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Active Video Games May Boost Fitness in Younger Students
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WEDNESDAY, Jan. 9 (HealthDay News) -- Active video games -- such as those that get players to dance -- can encourage inner-city children to be physically active and may reduce their risk of obesity, according to new research.
The study included 104 children in grades three through eight at a Washington, D.C., public school. They were randomly assigned to three 20-minute sessions of their usual gym class or the active video games "Dance Dance Revolution" and "Winds of Orbis: An Active Adventure."
In Dance Dance Revolution, players dance along to music in ever-increasing and complicated patterns. In Winds of Orbis, players take on the role of a virtual superhero who climbs, jumps, slides and goes through other types of active adventures.
Overall, children burned the most energy during regular gym class. But the active video games got children in third, fourth and fifth grades moving enough to achieve recommended levels of vigorous activity, according to the researchers at the George Washington University School of Public Health and Health Services.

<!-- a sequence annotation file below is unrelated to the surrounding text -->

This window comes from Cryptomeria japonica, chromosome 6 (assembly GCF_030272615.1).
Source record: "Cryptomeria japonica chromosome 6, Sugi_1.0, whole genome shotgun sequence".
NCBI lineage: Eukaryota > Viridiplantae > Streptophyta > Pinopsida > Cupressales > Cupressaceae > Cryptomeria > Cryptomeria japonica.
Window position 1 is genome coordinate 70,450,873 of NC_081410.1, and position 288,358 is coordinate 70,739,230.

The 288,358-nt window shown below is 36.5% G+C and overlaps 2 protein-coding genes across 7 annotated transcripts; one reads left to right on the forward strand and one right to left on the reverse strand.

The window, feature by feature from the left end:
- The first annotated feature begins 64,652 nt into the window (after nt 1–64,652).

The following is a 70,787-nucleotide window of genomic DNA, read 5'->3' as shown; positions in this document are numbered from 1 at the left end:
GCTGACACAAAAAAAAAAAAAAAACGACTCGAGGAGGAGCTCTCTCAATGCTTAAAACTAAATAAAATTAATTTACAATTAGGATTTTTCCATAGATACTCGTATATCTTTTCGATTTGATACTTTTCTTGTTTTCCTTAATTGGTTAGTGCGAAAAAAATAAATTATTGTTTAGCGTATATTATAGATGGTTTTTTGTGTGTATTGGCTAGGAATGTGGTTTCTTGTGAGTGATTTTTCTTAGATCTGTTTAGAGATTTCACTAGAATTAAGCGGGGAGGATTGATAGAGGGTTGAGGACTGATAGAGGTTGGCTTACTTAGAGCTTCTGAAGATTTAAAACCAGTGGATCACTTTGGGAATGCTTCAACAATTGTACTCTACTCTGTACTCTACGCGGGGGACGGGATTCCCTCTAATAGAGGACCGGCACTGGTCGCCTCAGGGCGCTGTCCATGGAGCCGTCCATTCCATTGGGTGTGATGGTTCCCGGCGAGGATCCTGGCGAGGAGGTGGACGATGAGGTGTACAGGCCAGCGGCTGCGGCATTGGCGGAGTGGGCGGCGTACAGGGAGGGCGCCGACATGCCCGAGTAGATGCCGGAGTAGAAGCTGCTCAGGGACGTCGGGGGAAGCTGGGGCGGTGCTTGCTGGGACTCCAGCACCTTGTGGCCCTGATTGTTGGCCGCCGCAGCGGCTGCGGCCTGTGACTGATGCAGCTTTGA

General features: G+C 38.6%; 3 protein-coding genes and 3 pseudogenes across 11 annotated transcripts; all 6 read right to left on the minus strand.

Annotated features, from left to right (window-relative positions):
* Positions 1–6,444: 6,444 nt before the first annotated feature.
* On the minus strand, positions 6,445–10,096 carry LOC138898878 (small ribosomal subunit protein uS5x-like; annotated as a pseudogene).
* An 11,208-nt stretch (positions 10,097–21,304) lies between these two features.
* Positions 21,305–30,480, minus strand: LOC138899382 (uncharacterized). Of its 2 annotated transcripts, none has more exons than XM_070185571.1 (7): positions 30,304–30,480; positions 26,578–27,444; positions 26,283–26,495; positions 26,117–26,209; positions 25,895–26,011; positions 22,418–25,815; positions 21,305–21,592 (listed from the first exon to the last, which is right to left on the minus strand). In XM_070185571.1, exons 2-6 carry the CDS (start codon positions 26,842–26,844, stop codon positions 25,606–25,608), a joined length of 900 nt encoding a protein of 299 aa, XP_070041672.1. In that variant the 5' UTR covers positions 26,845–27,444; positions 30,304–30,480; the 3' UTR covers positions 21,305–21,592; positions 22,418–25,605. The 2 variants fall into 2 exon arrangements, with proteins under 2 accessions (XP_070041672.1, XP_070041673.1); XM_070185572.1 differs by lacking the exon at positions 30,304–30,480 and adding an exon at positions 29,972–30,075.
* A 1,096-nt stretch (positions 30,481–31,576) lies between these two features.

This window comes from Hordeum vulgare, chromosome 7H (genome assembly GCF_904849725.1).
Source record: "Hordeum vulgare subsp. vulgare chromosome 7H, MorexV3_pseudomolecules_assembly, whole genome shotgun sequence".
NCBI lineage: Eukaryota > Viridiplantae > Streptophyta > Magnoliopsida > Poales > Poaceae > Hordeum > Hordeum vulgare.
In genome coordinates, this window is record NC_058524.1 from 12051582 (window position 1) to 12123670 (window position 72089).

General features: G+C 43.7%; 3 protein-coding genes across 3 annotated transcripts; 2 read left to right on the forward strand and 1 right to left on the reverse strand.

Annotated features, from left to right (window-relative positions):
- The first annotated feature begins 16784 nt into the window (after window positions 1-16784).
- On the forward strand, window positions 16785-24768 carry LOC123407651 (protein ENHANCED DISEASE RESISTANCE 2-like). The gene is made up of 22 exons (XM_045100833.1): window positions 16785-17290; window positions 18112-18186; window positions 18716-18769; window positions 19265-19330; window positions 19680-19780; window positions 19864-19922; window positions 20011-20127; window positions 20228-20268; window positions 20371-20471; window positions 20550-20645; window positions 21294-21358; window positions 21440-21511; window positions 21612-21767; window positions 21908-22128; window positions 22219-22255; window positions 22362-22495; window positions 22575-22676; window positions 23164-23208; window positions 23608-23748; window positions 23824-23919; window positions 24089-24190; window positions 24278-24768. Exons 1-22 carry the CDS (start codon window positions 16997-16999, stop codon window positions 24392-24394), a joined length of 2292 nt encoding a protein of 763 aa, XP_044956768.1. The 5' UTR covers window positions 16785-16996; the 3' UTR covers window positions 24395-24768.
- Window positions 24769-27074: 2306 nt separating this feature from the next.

They said their findings, published online Jan. 9 in the journal Games for Health, suggest that active video games might be an effective alternative to traditional gym classes, at least for younger students.
"A lot of people say screen time is a big factor in the rising tide of childhood obesity," study lead author Todd Miller, an associate professor in the department of exercise science, said in a university news release. "But if a kid hates playing dodgeball but loves Dance Dance Revolution, why not let him work up a sweat playing [video] games?"
The researchers noted that several hundred schools in at least 10 states use active video games in physical education classes in an effort to encourage inactive children, especially those who don't like gym class, to get physically active.
This study was the first to focus on active gaming and black and other minority children, who are at high risk of obesity, the researchers noted.
"Many of these children live in neighborhoods without safe places to play or ride a bike after school," Miller said. "If [video] games can get them to move in school then maybe they'll play at home too and that change could boost their physical activity to a healthier level."
-- Robert Preidt
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SOURCE: George Washington University, news release, Jan. 9, 2013